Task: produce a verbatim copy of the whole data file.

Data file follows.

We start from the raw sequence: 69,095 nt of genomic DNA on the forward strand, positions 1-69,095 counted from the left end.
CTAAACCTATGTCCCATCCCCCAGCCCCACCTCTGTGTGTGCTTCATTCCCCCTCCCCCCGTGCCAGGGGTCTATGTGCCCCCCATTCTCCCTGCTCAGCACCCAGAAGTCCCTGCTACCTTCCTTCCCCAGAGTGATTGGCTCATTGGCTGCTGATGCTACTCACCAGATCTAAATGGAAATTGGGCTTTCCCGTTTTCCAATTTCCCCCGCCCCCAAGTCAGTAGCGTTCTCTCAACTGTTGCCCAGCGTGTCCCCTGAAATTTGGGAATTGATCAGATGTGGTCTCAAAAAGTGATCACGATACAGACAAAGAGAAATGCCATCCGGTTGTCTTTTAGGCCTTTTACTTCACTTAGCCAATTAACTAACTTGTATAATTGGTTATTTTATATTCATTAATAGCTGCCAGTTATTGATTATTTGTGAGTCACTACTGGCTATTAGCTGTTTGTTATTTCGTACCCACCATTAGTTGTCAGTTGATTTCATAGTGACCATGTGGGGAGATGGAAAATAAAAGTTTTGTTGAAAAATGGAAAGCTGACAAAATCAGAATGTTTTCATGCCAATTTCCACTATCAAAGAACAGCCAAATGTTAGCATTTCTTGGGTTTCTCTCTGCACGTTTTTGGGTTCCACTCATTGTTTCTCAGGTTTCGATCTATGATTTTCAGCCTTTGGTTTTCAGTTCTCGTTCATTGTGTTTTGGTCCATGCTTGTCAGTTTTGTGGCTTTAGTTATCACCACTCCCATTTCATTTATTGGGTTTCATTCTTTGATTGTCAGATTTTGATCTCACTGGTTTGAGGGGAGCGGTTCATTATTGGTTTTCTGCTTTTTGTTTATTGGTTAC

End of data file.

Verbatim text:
We start from the raw sequence: 69,095 nt of genomic DNA on the forward strand, positions 1-69,095 counted from the left end.
CTAAACCTATGTCCCATCCCCCAGCCCCACCTCTGTGTGTGCTTCATTCCCCCTCCCCCCGTGCCAGGGGTCTATGTGCCCCCCATTCTCCCTGCTCAGCACCCAGAAGTCCCTGCTACCTTCCTTCCCCAGAGTGATTGGCTCATTGGCTGCTGATGCTACTCACCAGATCTAAATGGAAATTGGGCTTTCCCGTTTTCCAATTTCCCCCGCCCCCAAGTCAGTAGCGTTCTCTCAACTGTTGCCCAGCGTGTCCCCTGAAATTTGGGAATTGATCAGATGTGGTCTCAAAAAGTGATCACGATACAGACAAAGAGAAATGCCATCCGGTTGTCTTTTAGGCCTTTTACTTCACTTAGCCAATTAACTAACTTGTATAATTGGTTATTTTATATTCATTAATAGCTGCCAGTTATTGATTATTTGTGAGTCACTACTGGCTATTAGCTGTTTGTTATTTCGTACCCACCATTAGTTGTCAGTTGATTTCATAGTGACCATGTGGGGAGATGGAAAATAAAAGTTTTGTTGAAAAATGGAAAGCTGACAAAATCAGAATGTTTTCATGCCAATTTCCACTATCAAAGAACAGCCAAATGTTAGCATTTCTTGGGTTTCTCTCTGCACGTTTTTGGGTTCCACTCATTGTTTCTCAGGTTTCGATCTATGATTTTCAGCCTTTGGTTTTCAGTTCTCGTTCATTGTGTTTTGGTCCATGCTTGTCAGTTTTGTGGCTTTAGTTATCACCACTCCCATTTCATTTATTGGGTTTCATTCTTTGATTGTCAGATTTTGATCTCACTGGTTTGAGGGGAGCGGTTCATTATTGGTTTTCTGCTTTTTGTTTATTGGTTAC